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Home​NewsWhatcha Gonna Do About the Electric Vehicle Charging Blues?

Whatcha Gonna Do About the Electric Vehicle Charging Blues?

Its 2023, and “electric” is in – and gas is out—for leaf blowers, stoves, and especially cars. There are now more than 7000 electric vehicles (EVs) registered in DC (about two percent of all registered vehicles in the District), and that number is growing daily. Unfortunately, as that number increases, so too do the headaches of finding a charging station to recharge that EV. DC’s vast housing stock of rowhouses, condos, apartments, and narrow alleys makes EV charging even more difficult.

Where feasible, some residents are installing their own charging stations. DC’s Department of Transportation (DDOT) has published suggestions and accommodations for residential and commercial EV stations (see https://ddot.dc.gov/page/electric-vehicle-charging-station-program), but while the program is making EV charging easier, it’s not keeping up with the fast-growing need for charging stations across the District.

For most EV owners, charging their EV in the District requires some flexibility and creativity. Hill residents Joe Britton and Katie Ehly know this all too well. They wanted to cut their carbon emissions, so they bought a Tesla Model X three years ago.

While they love the car, charging it has been more challenging than anticipated. Joe notes, “I’ve only found only two places on the Hill to charge my car: the Trader Joe’s at Eastern Market and the Whole Foods, just south of 395. I almost always park overnight in the Trader Joe’s parking lot. You pay to park, but then there are three free-to-use Sema Connect chargers. We rarely have trouble accessing a charger there.”

Katie notes, “We were surprised—and disappointed—that the Safeway on 14th Street (SE), with its huge new basement parking garage, hasn’t installed EV charging stations yet.”

A map of EV charging stations across the District highlights the lack of charging stations. Currently, most charging stations are clustered in parking garages downtown—while many DC residents are still working from home.

A map of DC EV Charging Stations. The green symbols represent publicly available charging stations while the yellow symbols represent high-powered charging stations. Credit: plugshare.com

Fortunately, there’s pending legislation—including incentives for DC residents and business owners—before the DC Council that will lead to the installation of at least 7,500 dual port charging stations across the District by 2027 and help the District meet its goal of at least 25% of DC registered vehicles being zero-emission by 2030. In January 2023, Ward 6 Councilmember Charles Allen introduced the “Comprehensive Electric Vehicle Infrastructure Access, Readiness, and Sustainability Amendment Act of 2023.”

In a nod to the bill’s overwhelming popularity, every member of the DC Council signed on as a co-introducer. In addition to significantly increasing the number of EV charging stations across the District, if passed, this bill would create a wide array of EV charging opportunities and requirements including:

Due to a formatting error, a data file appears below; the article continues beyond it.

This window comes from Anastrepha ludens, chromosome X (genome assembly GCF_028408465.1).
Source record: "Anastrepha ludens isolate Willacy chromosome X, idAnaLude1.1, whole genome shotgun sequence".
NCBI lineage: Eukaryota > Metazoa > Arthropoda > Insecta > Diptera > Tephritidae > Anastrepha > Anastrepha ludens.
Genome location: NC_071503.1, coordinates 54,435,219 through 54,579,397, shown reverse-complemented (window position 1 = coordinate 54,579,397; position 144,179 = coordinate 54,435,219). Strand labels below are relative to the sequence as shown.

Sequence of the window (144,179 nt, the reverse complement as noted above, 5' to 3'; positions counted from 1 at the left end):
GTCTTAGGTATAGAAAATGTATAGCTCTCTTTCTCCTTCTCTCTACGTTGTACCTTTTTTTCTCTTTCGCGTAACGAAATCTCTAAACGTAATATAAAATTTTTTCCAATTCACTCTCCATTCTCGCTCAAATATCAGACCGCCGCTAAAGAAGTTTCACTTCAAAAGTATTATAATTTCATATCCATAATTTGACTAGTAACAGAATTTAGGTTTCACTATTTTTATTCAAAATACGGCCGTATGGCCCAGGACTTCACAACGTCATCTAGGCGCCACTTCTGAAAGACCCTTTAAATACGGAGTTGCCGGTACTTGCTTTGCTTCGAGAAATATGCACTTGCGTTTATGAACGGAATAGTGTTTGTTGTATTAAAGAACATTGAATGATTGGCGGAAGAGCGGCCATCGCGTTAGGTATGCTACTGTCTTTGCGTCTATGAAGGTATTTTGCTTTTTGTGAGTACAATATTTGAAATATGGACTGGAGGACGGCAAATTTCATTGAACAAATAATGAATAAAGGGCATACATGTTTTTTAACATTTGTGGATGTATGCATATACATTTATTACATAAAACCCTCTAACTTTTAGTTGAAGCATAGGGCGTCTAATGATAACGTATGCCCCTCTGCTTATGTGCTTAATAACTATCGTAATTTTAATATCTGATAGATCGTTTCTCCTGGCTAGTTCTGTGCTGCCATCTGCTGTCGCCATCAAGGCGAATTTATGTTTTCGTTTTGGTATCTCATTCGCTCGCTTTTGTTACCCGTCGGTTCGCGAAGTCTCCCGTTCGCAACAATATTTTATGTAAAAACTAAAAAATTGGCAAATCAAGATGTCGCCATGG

• requiring the installation or consideration of installation of EV chargers in all major streetscape projects;
  • establishing an Electric Vehicle Charging Station Grant Program for DC residents, nonprofits, businesses, and others to incentivize the purchase, installation, and upgrades of EV charging stations;
  • requiring all new or substantially upgraded commercial and multi-unit dwellings with parking lots to include even more EV charging infrastructure than the law currently requires; and
  • creating a permitting requirement for newly built or renovated single-family homes with driveways or garages to be EV-charging ready.

Importantly and as written, the bill would even give renters and condo owners the right to install EV charging stations at their place of residence, with reasonable requirements, safety restrictions, and landlord approval.

Councilmember Allen designed this bill with an eye to promoting the implementation of EV infrastructure across the District.  “Transitioning from gas-powered vehicles to electric ones is a significant step towards decreasing emissions,” Allen noted. “However, DC has nowhere near the number of EV charging stations to create the type of access that’s needed to make this switch feasible or realistic. My bill will help rapidly scale the necessary infrastructure vital to increasing access and is designed to ensure an equitable and sustainable network of EV charging stations across the District in every neighborhood.”

A first hearing on the bill is tentatively scheduled for early summer. With such broad Council support, it’s all but sure to pass. And, as this bill will use federal money, there will be no need to allocate DC taxpayer revenue to fund the bill in the FY24 budget. But in the meantime, DC EV owners will need to keep those creative juices flowing as they look to keep their EVs charged and on the road.

Catherine Plume is a lifelong environmentalist, a writer, and an active member of the Sierra Club DC Chapter. Perspectives expressed are her own and do not necessarily represent the positions of that organization.

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